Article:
One of today’s hottest stars, Gabrielle Union continues to shine. She will soon be seen in Screen Gems’ “Think Like a Man,” based on Steve Harvey’s book “Act Like A Lady, Think Like A Man,” which is slated for release on March 9.

Gabrielle’s impressive film credits include the critically-acclaimed “Cadillac Records,” “The Perfect Holiday,” “Tyler Perry’s Daddy’s Little Girls,” “Bad Boys II,” “Breakin’ All the Rules,” “ Deliver Us From Eva,” “Bring It On,” “Two Can Play That Game,” “Love & Basketball,” “Cradle to the Grave,” “Ten Things I Hate About You,” “The Brothers,” “The Honeymooners,” “Meet Dave” and “She’s All That.”

She made her television debut on the hit sitcom “Moesha,” before going on to guest-star on such series as “ER,” “Dave’s World” and “The Steve Harvey Show.” Shortly thereafter, Gabrielle had a recurring role on two WB hit shows, “Sister, Sister” and “7th Heaven.”

Gabrielle’s passion for acting is rivaled by her involvement as an ambassador for the Susan G. Komen Foundation as well as her support for the Young Survivor Coalition (YSC) and the Rape Treatment Center (RTC) at UCLA.

She also helped found a program called “A Step for Success” which helps to raise funds for the economically-challenged Kelso Elementary School located in Los Angeles. She currently serves as a brand ambassador for Neutrogena, and is featured in its national television and print campaigns.

A native of Omaha, Neb. Gabrielle currently resides in Los Angeles. Here, she talks about her new movie, Good Deeds, a romance drama where she co-stars opposite Tyler Perry and Thandie Newton.


Kam Williams:
What interested you in collaborating with Tyler again and in playing Natalie in Good Deeds?
Gabrielle Union: Once I read the script, the biggest thing was that I loved how he didn’t make her a bitch. My character’s usually the villain in this sort of romantic drama. I was very happy that Tyler made her a normal person who has a great career, great friends and who comes from a great family. So, in this case, maybe the relationship’s just not working instead of my character’s being an evil shrew.

KW: It’s definitely a much more modulated film for Tyler, and less given to melodrama and the extremes.
GU: I would agree.

KW: How was it working with this cast?
GU: Phylicia is an icon, and amazing. Just being able to watch her work up close is like taking a master class in acting. Thandie was great, and having Beverly Johnson play my mother was huge, and a nice ego boost. The whole experience felt like being in a big, happy, well-functioning family.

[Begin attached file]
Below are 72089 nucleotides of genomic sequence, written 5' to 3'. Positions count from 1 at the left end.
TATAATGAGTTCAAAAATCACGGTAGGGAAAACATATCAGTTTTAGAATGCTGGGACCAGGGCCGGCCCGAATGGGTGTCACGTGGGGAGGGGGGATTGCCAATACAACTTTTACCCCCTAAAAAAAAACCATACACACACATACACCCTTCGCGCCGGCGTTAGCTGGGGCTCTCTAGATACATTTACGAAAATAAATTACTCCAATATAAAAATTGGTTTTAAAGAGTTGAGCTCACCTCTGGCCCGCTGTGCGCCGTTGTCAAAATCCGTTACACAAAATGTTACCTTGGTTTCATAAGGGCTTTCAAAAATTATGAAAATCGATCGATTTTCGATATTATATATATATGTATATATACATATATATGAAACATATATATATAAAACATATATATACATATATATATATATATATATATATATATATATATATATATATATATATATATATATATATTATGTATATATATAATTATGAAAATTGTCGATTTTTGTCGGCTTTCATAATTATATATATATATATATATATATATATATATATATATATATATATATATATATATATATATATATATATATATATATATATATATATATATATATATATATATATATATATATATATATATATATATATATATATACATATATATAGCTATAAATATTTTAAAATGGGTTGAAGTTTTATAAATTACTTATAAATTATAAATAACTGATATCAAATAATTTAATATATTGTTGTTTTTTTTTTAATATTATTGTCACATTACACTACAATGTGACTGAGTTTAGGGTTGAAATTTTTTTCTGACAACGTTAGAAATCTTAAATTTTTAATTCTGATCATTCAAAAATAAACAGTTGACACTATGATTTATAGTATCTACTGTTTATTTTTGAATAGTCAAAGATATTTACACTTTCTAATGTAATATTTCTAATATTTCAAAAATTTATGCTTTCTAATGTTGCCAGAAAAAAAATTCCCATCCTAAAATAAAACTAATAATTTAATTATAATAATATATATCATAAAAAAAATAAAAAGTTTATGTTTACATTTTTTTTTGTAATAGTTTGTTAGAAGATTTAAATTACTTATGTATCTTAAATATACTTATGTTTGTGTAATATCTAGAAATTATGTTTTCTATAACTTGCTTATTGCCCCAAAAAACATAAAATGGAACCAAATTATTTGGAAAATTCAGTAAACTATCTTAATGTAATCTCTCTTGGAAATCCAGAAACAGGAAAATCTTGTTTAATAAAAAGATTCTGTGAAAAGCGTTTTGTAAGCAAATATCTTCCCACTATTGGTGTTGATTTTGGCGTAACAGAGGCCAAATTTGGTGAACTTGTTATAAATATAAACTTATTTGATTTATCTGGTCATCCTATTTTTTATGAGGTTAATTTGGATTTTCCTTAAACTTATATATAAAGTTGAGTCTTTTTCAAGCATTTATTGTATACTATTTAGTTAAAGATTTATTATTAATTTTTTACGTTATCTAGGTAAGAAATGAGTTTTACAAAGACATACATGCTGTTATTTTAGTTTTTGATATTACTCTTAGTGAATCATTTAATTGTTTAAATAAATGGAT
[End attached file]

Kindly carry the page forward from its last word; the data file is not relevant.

KW: Harriet Pakula Teweles says: Good Deeds is a film about a “defining moment.” Has there been such a moment in your life or career you’d like to share?
GU: In my life, when I got divorced. I sort of realized that I hadn’t been making sound choices which were the best for me to pursue my hopes and dreams and aspirations and passions. I had been living the life that society tends to dictate for women of a certain age. You marry the person who asks you, even though he may or may not be the best one for you. Around the time that I got divorced, I had an epiphany that there is no blue ribbon or gold medal for living someone else’s life, for fulfilling someone else’s dreams. It’s doesn’t make you happy. You just end up with a life that’s not yours. So, I decided to follow my dreams and my passions and to always have an adventure, no matter what it is.

KW: What is your guiltiest pleasure?
GU: Twitter.

KW: What is your favorite dish to cook?
GU: Collard greens.

KW: When you look in the mirror, what do you see?
GU: My mom.

KW: How often do you get back to Nebraska to see her?
GU: Pretty often. I go back quite a bit, although I don’t announce my visits in order to protect our privacy.

KW: What’s it like to lose your anonymity? Can you go to the mall or a movie theater?
GU: I can go, but you go with the understanding that people are going to know who you are, and may or may not respect your privacy. The time when I most want privacy and my anonymity is to do things like buying tampons.

KW: If you could have one wish instantly granted, what would that be for?
GU: My wish for the world would be to end violence against women. My wish for myself would be for peace of mind.

KW: The Ling-Ju Yen question: What is your earliest childhood memory?
GU: Playing catch with my dad.

KW:
When did you realize that you had made it?
GU: I haven’t made it yet.

KW: The Judyth Piazza question: What key quality do you believe all successful people share?
GU: Great communication skills.

KW: What has been the biggest obstacle you have had to overcome?
GU: Getting raped.

KW: I’m sorry that happened to you. The Rudy Lewis question: Who’s at the top of your hero list?
GU: My mom.

KW: What advice do you have for anyone who wants to follow in your footsteps?
GU: Stay in school. You have the rest of your life to act.

KW: The Tavis Smiley question: How do you want to be remembered?
GU: As someone who was genuinely happy and who smiled a lot.

KW: Thanks for another great interview, Gabrielle, and best of luck with Good Deeds and Think Like a Man.
GU: Thanks, Kam.

To see a trailer for Good Deeds, visit: http://www.youtube.com/watch?v=orInEN7Zq_Q

Kam Williams

Special to the AFRO